complexity of the disease processes, and my fascination with being in the operating room have
all contributed to my interest in the field. Whether in a clinic, emergency department, or
operating room, treating a wide range of patients with a broad spectrum of diseases makes
neurological surgery an exciting career choice. Most of all, although at times physically and
emotionally demanding, I found neurological surgery experience at SUNY Upstate Medical
University to be the most invigorating and rewarding of all my medical school experiences.
I consider a career in neurological surgery to be a lifelong commitment to service,
education, and research. Providing state of the art neurosurgical service to patients and
participating in the training of a younger generation of neurosurgeons are my professional goals.
I value the encouragement and support that various neurosurgical societies provide to young
neurosurgeons in their research endeavors and I hope to someday contribute to the field.
Over the past three years I have experienced tremendous personal growth. Medicine was
most certainly an excellent career choice and I feel the same way about neurological surgery. In
addition to my solid medical preparation, as a resident I will also contribute to the program my
enthusiasm, dedication, diligence, and reliability. I anticipate a vigorous training and a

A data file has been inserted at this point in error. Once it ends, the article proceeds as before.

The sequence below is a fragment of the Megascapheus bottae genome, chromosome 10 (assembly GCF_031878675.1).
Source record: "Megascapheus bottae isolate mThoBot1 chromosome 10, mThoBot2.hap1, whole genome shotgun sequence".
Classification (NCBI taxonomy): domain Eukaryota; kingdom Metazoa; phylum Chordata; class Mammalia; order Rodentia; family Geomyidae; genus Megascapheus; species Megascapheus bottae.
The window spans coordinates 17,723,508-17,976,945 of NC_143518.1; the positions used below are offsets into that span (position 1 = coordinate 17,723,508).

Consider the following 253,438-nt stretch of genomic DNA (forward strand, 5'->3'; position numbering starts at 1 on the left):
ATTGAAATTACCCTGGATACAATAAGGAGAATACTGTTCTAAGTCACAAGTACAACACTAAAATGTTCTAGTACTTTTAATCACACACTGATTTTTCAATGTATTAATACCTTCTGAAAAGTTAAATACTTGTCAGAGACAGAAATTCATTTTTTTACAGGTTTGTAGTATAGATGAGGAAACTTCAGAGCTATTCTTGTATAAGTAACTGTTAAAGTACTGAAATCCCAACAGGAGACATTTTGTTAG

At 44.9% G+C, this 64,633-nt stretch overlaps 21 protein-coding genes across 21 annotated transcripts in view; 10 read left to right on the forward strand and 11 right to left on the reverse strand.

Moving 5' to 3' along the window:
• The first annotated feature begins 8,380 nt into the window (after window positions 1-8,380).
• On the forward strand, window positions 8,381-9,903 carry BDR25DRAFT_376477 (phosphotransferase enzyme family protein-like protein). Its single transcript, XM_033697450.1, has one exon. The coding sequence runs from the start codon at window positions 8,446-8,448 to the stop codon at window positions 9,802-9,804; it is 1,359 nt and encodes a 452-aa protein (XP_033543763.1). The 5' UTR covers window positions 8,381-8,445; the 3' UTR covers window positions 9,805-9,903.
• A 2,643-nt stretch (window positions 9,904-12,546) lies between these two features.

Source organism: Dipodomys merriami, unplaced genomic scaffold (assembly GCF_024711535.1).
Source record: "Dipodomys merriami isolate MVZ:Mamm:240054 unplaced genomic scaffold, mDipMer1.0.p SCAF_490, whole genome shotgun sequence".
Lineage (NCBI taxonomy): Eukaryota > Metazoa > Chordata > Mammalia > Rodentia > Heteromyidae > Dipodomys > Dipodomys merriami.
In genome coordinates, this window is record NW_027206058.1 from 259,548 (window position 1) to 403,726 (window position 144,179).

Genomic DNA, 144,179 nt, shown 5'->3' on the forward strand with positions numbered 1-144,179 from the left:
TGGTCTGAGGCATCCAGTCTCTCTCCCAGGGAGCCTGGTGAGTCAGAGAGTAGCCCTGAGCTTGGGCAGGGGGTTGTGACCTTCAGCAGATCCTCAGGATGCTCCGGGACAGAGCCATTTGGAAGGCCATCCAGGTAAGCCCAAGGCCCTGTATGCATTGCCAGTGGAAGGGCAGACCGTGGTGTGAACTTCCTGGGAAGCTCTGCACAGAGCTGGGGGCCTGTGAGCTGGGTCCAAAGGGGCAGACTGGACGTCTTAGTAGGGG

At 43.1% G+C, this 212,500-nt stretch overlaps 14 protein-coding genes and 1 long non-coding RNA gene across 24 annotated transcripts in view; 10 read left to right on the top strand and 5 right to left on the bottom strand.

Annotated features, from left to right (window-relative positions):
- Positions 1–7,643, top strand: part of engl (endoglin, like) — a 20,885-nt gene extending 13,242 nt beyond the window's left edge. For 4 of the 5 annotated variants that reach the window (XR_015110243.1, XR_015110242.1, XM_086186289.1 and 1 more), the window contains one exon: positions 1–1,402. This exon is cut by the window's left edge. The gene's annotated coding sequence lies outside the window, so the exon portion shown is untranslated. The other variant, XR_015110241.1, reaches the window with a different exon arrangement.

challenging environment in a program where I can acquire knowledge and technical skills to
become a neurosurgeon.
Toward the end of my first two years of medical school, I began to think about which aspects of
a medical specialty would be important to me. I was fascinated by the complexity of human anatomy,
and I enjoyed learning about the pathophysiology of diseases. It was my hope to find a specialty in
which I could apply the intricacies of human anatomy in diagnosing and treating pathology in patients.
I started my clinical years with an open mind, striving to learn as much as possible from each
experience. There were aspects of each clerkship that I found to be attractive, but I was frustrated with
the narrow focus that each presented, concentrating on medical problems, surgical problems, or
specific age groups. My interest was broader in scope; I wanted to find a specialty that spanned all
areas of medicine and surgery.
In the spring of my third year, I spent four weeks completing an elective in Diagnostic Radiology.
After a couple of weeks, I realized that I had found my niche. Radiology is a broad specialty that deals
with both medical and surgical issues in patients of all age groups. I find this comprehensive nature of
the field to be both challenging and intellectually stimulating. As the month progressed, my feeling